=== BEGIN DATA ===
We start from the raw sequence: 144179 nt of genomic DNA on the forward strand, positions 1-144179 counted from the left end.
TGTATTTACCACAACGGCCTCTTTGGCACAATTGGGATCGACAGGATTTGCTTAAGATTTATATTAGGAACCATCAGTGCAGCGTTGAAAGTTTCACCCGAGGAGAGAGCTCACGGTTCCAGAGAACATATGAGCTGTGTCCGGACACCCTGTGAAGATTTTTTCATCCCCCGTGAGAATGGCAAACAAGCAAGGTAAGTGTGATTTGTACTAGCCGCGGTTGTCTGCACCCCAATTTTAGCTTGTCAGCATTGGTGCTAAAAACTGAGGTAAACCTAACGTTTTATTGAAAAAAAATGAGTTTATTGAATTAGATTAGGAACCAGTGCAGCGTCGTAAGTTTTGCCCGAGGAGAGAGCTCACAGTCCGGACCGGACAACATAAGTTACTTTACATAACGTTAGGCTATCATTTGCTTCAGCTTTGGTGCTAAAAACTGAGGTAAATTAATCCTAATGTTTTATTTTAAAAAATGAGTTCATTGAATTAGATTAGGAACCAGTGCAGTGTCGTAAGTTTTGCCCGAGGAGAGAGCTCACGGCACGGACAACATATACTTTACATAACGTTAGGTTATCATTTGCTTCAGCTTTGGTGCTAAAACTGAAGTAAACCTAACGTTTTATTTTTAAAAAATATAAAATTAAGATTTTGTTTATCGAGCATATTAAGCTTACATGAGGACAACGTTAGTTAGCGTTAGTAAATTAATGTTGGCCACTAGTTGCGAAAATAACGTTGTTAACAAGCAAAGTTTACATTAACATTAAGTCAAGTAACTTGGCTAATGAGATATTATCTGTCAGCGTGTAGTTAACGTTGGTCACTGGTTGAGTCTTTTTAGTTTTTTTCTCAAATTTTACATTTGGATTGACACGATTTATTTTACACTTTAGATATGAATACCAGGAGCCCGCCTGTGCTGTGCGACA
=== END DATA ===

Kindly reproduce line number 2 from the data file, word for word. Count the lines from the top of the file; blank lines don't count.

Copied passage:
TGTATTTACCACAACGGCCTCTTTGGCACAATTGGGATCGACAGGATTTGCTTAAGATTTATATTAGGAACCATCAGTGCAGCGTTGAAAGTTTCACCCGAGGAGAGAGCTCACGGTTCCAGAGAACATATGAGCTGTGTCCGGACACCCTGTGAAGATTTTTTCATCCCCCGTGAGAATGGCAAACAAGCAAGGTAAGTGTGATTTGTACTAGCCGCGGTTGTCTGCACCCCAATTTTAGCTTGTCAGCATTGGTGCTAAAAACTGAGGTAAACCTAACGTTTTATTGAAAAAAAATGAGTTTATTGAATTAGATTAGGAACCAGTGCAGCGTCGTAAGTTTTGCCCGAGGAGAGAGCTCACAGTCCGGACCGGACAACATAAGTTACTTTACATAACGTTAGGCTATCATTTGCTTCAGCTTTGGTGCTAAAAACTGAGGTAAATTAATCCTAATGTTTTATTTTAAAAAATGAGTTCATTGAATTAGATTAGGAACCAGTGCAGTGTCGTAAGTTTTGCCCGAGGAGAGAGCTCACGGCACGGACAACATATACTTTACATAACGTTAGGTTATCATTTGCTTCAGCTTTGGTGCTAAAACTGAAGTAAACCTAACGTTTTATTTTTAAAAAATATAAAATTAAGATTTTGTTTATCGAGCATATTAAGCTTACATGAGGACAACGTTAGTTAGCGTTAGTAAATTAATGTTGGCCACTAGTTGCGAAAATAACGTTGTTAACAAGCAAAGTTTACATTAACATTAAGTCAAGTAACTTGGCTAATGAGATATTATCTGTCAGCGTGTAGTTAACGTTGGTCACTGGTTGAGTCTTTTTAGTTTTTTTCTCAAATTTTACATTTGGATTGACACGATTTATTTTACACTTTAGATATGAATACCAGGAGCCCGCCTGTGCTGTGCGACA